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Basic Theorycrafting: The Damage Formula

by - 7 years ago

Hello everyone! My Name is Dannie Ray and I’ll be here every Saturday explaining all things theorycrafting so you can better understand your characters and the game you love, lets hope you haven’t forgotten all the math you’ve learned in school because we will finally have a chance to put it to good use.

Today we are going to look at Damage in Diablo 3, where does it come from? How is it calculated? How can we maximize our damage output? How can I figure out what the best possible build for me is?

All of those questions have one thing in common, and  that is that they are a lot easier to answer once you know how Damage Calculations Work, so lets get into it.

Note: Remember that percentages are actually a division by 100, 500% and plain 5 are the same thing. By the same logic One Hundred Percent equals one

Stats and DPS:

There are many stats that help your DPS in one way or another, we have some that are reflected on the character sheet DPS like: Base Stat, Crit Chance, Crit Damage, Attack Speed and Min-Max Damage. We also have others that don’t, like: Elemental Damage, Specific Skill Damage, Cooldown Reduction, Resource Cost Reduction and more.

Since this is our first rodeo, we will look at a simplified version of the problem. We will analyze our DPS when we are spamming a single skill without worrying about resources and cooldowns. This means that on this article we won’t analyze the value that Cooldown Reduction and Resource Cost reduction bring to the table. (hint: It’s way more than you think)

A later guide will work on how to calculate the damage of your actual skill rotation, but for now lets master the basic Damage Formula.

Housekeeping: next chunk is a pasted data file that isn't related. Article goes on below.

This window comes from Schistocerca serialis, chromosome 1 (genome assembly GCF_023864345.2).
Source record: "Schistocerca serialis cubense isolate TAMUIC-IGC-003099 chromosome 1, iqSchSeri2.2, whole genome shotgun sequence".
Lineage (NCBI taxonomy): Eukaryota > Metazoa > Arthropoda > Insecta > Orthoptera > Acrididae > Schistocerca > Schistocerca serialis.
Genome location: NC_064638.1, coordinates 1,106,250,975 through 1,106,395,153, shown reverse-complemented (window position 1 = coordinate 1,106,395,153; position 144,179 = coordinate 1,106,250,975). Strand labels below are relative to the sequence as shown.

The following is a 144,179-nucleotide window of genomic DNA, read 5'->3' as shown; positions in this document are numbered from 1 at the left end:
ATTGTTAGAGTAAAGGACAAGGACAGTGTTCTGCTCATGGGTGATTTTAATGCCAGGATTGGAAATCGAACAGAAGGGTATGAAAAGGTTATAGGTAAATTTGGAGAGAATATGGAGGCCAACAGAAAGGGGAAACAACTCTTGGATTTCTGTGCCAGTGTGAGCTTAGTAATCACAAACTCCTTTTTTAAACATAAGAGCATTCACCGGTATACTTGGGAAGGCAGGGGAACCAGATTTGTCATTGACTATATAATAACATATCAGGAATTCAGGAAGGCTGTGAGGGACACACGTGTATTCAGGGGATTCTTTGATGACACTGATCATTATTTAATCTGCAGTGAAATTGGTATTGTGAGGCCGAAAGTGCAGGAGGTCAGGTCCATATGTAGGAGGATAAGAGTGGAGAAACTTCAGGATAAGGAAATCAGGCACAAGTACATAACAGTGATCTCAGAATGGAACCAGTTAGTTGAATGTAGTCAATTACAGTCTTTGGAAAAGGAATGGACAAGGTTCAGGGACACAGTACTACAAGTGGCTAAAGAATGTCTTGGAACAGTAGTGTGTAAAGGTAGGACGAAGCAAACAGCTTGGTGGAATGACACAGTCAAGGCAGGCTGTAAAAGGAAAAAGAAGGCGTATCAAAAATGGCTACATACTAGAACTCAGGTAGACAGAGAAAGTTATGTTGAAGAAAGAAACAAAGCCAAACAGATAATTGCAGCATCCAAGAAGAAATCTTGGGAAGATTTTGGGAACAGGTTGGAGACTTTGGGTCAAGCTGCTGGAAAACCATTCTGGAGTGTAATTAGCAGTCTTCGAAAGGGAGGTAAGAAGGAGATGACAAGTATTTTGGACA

The DPS Formula:

At large, the Damage formula is just a multiplication of factors. You have your base weapon damage as a factor, your base stat as a factor, a crit derived factor, a skill weapon damage % factor, a damage to elites %, a damage to all skills factor and a few more. You have to multiply all together to figure out what your damage is going to be.


Sheet DPS =  Base Stat Factor * Base Damage Factor * Crit Factor *  Damage Inc. by Skills Factor * Speed Factor.


Actual DPS = Sheet DPS * Skill Weapon Damage Factor (*Damage to Elites Factor).


You might not understand what all of those factors are so let us take a quick look at each of them.


The Base Stat Factor:

Perhaps the easiest one to understand, it’s your DEX, STR or INT depending on your class.

If you are a Monk and have 7000 DEX then your Base Stat Factor is 7000% or just plain 70.

A Crusader with 5430 STR, has a Base Stat Factor of 5430% or plain 54.30.

The same applies to INT classes.

The Weapon Base Damage Factor:

This is your base damage

This is your base damage

This is the Damage your weapon says it does, plus the min-max damage on your jewelry. As you notice from the image above, damage bonus from rubies are automatically factored into the weapon.